Fair Isle at last
30th October 2017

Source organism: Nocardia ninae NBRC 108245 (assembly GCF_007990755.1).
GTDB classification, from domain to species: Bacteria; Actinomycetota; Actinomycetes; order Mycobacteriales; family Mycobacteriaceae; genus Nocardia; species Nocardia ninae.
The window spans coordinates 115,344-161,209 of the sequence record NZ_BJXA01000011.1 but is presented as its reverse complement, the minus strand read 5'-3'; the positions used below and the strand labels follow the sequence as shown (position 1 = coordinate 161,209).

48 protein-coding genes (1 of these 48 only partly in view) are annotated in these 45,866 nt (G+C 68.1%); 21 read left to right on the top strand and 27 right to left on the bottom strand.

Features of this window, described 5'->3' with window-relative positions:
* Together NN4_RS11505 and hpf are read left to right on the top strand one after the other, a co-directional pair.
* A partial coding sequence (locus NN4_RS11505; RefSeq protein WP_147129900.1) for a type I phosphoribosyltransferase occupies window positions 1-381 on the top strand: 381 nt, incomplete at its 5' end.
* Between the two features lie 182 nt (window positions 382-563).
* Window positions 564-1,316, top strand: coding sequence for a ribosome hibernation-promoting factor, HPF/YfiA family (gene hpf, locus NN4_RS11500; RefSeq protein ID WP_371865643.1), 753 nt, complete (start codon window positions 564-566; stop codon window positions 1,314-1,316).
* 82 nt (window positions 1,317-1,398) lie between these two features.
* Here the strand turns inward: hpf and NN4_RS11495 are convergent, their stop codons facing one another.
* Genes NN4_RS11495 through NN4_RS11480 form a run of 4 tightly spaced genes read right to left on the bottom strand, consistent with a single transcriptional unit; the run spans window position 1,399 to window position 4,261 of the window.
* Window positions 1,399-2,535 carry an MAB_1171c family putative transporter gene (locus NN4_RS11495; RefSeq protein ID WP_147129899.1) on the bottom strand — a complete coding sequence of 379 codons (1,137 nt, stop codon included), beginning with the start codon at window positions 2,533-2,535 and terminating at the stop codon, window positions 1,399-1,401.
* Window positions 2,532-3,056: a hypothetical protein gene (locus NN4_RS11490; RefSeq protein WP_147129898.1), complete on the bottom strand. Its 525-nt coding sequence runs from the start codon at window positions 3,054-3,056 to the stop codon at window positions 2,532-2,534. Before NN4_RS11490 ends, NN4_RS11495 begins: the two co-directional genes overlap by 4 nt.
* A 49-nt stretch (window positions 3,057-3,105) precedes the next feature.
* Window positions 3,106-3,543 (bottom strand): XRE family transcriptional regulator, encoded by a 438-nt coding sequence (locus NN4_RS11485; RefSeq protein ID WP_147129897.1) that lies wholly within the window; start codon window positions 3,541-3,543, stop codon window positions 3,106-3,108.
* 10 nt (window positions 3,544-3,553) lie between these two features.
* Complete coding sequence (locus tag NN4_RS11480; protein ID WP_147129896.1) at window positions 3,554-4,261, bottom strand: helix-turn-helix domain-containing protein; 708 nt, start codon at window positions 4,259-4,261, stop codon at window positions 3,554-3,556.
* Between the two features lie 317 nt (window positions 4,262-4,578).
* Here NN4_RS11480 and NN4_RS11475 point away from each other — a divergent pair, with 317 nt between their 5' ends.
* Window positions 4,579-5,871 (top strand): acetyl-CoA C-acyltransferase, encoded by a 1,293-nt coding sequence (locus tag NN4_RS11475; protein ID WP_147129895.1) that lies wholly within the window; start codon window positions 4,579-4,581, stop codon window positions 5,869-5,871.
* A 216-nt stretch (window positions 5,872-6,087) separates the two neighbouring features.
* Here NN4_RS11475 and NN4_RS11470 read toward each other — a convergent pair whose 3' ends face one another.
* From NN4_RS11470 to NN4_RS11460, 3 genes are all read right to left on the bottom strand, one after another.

Fair Isle is the prime migration hotspot in Scotland and its long been an ambition to visit. A bird observatory converted from former naval huts, was established in 1948, a far cry from the new building and accommodation block established in recent years. Midway between Orkney and Shetland the island is well placed to receive stray migrant birds and over the years has played host to many rarities, as well as a summer residence for breading seabirds and skuas. Transport links can be challenging, as we found, especially in late October when the ferry, the Good Shepherd, only makes a weekly journey, and the weekday air service can be curtailed by crosswinds on the runway. Unfortunately we were a day late in arriving and had to leave a day early otherwise we would have had a three day wait for another flight. Accomodation on a full board basis at the Observatory, in excellent facilities was £60 a head..impossible to match on Skye! Easterly winds had brought in thousands of thrushes from Scandinavia. A siberian Black-throated Thrush had made a brief appearance but disappeared before we could see it. In all we recorded 67 species over three days, no lifers but a number added to my year list for Scotland which now stands at 213. As we had to leave early because of weather, a productive 24 hours on Shetland produced a Steppe Grey Shrike, a Red-breasted Flycatcher and a Siberian Stonechat...all three birds proving new to me and there are images in the Gallery. The ferry from Lerwick to Aberdeen was in a Force 8/9 gale so the weather had the final say.